Oregon farmers are increasing their acreage for hemp cultivation, with the crop growing as much as six times in number from last year, according to the state’s Department of Agriculture.
Hemp growing is new territory, yet many farmers are looking to cash in on the crop’s popularity since the 2018 Farm Bill was signed into law by President Donald Trump last December.
Growing hemp: a gamble?
Kruger’s Farm from Sauvie Island has allotted 22 acres for their hemp crops, along with full farm plots of pumpkins and corn.
Don Kruger, the owner of Kruger’s farm, stated that they are growing hemp specifically for CBD.
Aside from their currently planted hemp, Kruger’s Farm also has some 35 acres of leasable space for hemp growing. The lot sits nestled between the farm’s famous corn maze and pumpkin patch.
Kruger noted how a lot of people had mistaken their hemp for marijuana, which is also a variety of the same source plant, Cannabis sativa L.
The confusion is because looks and smells like cannabis, but there is a crucial difference that sets them apart. Marijuana has high amounts of tetrahydrocannabinol or THC, the compound responsible for the psychoactive effect of the substance. Hemp, on the other hand, has lower amounts of THC.
Kruger further stated that a hemp field might yield as much as $40,000 for an acre, compared to corn, which averages only $1,000 per acre. He added that earning this kind of money is simply a significant opportunity not be passed upon.
However, Kruger also noted that growing hemp does not guarantee more cash influx. He believes that the right timing for optimal content against natural factors like mold-inducing rain is needed, and can be considered a gamble for farmers.
More on hemp and CBD
Industrial hemp is a legal crop under federal law, permitting farmers to grow, harvest, and process the said plant. Amidst the controversy surrounding it because of its close relation to marijuana, farmers are taking advantage of the hemp industry boom.
In Oregon, state license for hemp growers grew from only 7,808 acres in 2018 to as much as 46,219 acres this year. The state has given 1,342 farmers the permit to grow hemp in June. The USDA further solidified the legality of hemp by issuing a statement last May that growers can export hemp across different states, which is based on the 2018 Farm Bill.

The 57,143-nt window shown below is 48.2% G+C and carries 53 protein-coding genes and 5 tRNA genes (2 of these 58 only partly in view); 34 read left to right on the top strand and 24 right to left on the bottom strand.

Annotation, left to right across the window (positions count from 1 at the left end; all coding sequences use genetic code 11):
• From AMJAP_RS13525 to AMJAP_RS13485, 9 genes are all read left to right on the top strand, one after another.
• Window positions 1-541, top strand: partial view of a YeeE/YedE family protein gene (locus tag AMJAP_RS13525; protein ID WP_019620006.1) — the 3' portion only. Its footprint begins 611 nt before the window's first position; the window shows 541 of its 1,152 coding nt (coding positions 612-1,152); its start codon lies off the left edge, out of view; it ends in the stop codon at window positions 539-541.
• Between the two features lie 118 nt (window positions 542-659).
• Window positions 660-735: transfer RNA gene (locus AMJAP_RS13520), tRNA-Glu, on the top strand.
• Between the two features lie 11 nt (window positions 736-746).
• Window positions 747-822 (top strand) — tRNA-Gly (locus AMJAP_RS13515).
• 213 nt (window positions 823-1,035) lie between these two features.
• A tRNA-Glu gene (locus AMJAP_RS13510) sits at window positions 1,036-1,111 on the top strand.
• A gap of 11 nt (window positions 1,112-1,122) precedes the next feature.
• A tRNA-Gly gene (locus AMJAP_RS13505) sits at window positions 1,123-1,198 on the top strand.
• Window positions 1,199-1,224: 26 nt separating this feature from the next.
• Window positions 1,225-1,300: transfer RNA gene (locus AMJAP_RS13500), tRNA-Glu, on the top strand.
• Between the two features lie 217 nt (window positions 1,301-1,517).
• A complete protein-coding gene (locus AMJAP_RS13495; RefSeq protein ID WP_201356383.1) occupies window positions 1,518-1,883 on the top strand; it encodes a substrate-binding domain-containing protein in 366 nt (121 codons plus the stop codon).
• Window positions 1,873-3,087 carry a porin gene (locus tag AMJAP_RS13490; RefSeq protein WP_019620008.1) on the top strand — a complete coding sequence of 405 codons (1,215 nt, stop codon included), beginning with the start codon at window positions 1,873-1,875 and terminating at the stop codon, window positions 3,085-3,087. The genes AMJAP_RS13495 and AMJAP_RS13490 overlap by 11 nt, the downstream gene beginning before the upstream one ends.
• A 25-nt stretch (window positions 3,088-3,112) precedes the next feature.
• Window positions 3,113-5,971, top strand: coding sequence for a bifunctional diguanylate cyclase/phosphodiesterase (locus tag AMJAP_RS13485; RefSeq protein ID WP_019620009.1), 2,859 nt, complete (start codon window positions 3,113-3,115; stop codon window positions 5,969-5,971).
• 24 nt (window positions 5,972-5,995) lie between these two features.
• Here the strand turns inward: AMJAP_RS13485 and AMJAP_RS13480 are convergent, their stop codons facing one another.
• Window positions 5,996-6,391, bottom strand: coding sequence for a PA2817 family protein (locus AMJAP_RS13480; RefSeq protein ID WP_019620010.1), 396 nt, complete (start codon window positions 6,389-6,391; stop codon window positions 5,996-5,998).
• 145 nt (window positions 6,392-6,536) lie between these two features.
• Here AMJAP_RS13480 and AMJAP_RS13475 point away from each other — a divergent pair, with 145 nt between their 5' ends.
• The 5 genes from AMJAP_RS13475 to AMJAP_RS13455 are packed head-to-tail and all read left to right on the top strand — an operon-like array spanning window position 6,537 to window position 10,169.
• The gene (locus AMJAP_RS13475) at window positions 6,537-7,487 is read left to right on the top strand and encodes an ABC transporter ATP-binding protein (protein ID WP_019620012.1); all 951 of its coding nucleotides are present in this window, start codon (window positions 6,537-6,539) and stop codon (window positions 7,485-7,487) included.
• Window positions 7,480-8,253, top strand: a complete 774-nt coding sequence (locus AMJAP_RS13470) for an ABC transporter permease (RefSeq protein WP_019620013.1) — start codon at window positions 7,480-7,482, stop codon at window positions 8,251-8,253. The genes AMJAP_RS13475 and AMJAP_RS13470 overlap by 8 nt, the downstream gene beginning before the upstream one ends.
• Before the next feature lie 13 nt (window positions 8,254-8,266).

The establishment of hemp as just a crop has given rise to many innovations, particularly in deriving products from it. For instance, cannabidiol or CBD is extracted from hemp and is infused in many products, including oils, tinctures, lotions, bath bombs, pet care items and more.
The CBD industry is enjoying significant growth since the legalization of hemp. Users are praising it for being a natural remedy for many health conditions, including insomnia, anxiety, depression, and even severe diseases like cancer and Parkinson’s disease. However, most of these claims are still unfounded.
Borderland Businesses Experience the CBD Wellness Boom
Nanette Lattimer-Gamboa relayed to KVIA TV how her job as a licensed massage therapist was at risk after sustaining rheumatoid arthritis, which has affected her hands. She told the news outlet how her condition has almost prompted her to quit her work due to intense pain.
Lattimer-Gamboa opted for a natural cure and ventured on CBD or cannabidiol for her arthritis. Later on, the pain she felt every after massages have considerably lessened and the inflammation more bearable after using CBD.
Starting a CBD business
After her remarkable pain relief, Lattimer-Gamboa got the idea to incorporate CBD with her products. CBD has made its way to the wellness market in the form of lotions and creams, and the most popular cannabidiol product that is the CBD oil.
Nanette Lattimer-Gamboa, with her partner and Co-Owner Anthony Rincon of Infused Massage & Wellness, decided to infuse CBD oil into their massage and facial. Rincon stated that there is a special feeling in receiving a CBD-infused massage as opposed to rubbing it into oneself.
CBD is a derivative compound industrial hemp, a cousin plant of marijuana. Both plant varieties have the same source plant species, which is the Cannabis sativa L. that most people only associate with the illegal substance. However, CBD does not cause a high, unlike tetrahydrocannabinol or THC, the active compound in cannabis with psychotropic effects.